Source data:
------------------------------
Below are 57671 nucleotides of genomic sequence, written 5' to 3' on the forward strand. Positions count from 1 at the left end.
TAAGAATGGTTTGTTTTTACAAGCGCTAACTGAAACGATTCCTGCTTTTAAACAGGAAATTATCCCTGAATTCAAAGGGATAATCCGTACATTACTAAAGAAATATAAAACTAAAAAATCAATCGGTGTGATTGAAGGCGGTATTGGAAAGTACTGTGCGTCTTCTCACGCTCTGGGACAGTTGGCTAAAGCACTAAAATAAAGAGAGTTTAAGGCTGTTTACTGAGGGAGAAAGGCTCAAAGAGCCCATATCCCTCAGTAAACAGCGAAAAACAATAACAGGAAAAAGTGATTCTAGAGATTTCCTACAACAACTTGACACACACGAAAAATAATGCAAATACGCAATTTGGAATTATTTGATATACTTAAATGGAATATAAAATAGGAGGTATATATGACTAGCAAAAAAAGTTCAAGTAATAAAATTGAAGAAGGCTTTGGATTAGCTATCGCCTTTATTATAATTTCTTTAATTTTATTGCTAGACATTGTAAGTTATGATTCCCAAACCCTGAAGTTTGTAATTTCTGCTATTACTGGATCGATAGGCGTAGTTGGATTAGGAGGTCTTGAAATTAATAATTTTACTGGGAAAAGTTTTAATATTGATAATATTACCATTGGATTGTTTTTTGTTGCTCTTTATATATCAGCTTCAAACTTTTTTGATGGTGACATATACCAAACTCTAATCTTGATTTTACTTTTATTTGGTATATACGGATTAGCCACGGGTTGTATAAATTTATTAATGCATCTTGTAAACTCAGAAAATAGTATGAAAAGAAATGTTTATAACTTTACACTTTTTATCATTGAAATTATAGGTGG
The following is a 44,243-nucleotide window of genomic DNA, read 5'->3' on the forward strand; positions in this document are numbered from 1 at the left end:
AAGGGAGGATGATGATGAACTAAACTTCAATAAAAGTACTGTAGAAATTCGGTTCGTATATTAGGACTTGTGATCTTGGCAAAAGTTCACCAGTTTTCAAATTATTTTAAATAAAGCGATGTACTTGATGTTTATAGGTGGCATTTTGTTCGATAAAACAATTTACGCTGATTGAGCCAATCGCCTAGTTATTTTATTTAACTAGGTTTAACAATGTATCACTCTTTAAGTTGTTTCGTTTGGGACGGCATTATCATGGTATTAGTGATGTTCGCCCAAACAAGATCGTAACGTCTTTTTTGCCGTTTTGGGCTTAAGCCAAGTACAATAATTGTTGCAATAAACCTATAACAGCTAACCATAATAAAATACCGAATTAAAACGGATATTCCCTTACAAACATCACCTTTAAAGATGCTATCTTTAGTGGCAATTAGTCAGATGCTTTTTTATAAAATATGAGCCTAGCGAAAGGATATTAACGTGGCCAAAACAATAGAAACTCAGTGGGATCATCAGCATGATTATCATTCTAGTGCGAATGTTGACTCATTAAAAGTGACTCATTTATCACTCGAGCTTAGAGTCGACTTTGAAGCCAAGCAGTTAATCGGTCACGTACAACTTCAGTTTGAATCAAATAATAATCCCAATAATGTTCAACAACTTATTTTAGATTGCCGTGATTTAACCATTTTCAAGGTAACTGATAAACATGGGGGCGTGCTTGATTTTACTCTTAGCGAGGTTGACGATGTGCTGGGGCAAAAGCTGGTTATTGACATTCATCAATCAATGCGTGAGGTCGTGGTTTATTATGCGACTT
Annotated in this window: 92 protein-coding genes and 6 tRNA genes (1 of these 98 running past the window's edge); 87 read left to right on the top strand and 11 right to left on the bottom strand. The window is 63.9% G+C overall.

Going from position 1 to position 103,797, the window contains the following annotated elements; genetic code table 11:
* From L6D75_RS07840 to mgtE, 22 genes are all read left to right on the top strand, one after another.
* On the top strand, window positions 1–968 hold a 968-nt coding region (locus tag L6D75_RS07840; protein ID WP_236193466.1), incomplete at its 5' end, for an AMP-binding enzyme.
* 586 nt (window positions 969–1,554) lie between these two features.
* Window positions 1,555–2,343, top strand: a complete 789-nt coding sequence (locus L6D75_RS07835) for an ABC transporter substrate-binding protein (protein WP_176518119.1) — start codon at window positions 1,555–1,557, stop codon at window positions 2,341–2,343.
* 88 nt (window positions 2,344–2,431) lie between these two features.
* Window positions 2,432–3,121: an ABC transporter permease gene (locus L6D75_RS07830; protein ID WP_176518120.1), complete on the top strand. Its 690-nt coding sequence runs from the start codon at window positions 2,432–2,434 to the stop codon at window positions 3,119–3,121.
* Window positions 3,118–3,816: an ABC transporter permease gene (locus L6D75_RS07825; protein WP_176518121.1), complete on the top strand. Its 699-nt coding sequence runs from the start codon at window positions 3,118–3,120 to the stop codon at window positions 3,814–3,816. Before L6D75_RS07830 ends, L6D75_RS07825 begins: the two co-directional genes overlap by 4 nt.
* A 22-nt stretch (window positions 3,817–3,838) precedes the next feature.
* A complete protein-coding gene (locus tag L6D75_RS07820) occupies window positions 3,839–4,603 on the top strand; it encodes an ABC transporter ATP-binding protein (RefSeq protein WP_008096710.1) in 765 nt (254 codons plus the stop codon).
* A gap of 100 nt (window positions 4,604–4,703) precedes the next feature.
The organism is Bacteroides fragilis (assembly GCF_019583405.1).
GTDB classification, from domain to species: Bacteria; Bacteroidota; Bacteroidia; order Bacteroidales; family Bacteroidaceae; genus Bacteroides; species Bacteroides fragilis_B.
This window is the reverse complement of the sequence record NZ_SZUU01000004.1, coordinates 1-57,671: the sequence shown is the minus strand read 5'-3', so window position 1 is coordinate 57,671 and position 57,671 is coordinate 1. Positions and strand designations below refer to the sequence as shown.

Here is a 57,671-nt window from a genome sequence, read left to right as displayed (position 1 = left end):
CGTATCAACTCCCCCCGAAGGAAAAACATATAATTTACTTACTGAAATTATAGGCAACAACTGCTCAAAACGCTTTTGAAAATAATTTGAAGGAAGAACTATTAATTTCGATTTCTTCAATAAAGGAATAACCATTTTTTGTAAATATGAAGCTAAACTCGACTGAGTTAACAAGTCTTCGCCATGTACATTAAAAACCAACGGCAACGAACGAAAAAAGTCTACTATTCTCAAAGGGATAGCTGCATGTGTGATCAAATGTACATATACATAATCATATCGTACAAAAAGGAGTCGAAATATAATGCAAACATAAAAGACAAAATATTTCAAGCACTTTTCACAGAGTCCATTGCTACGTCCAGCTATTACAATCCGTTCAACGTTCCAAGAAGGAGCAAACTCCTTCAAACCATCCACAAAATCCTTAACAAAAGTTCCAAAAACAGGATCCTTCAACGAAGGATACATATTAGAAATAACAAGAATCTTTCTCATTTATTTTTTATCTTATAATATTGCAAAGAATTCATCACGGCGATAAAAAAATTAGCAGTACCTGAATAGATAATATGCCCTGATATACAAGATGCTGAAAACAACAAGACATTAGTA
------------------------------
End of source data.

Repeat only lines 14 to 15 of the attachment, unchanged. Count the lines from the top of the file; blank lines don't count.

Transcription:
* A 22-nt stretch (window positions 3,817–3,838) precedes the next feature.
* A complete protein-coding gene (locus tag L6D75_RS07820) occupies window positions 3,839–4,603 on the top strand; it encodes an ABC transporter ATP-binding protein (RefSeq protein WP_008096710.1) in 765 nt (254 codons plus the stop codon).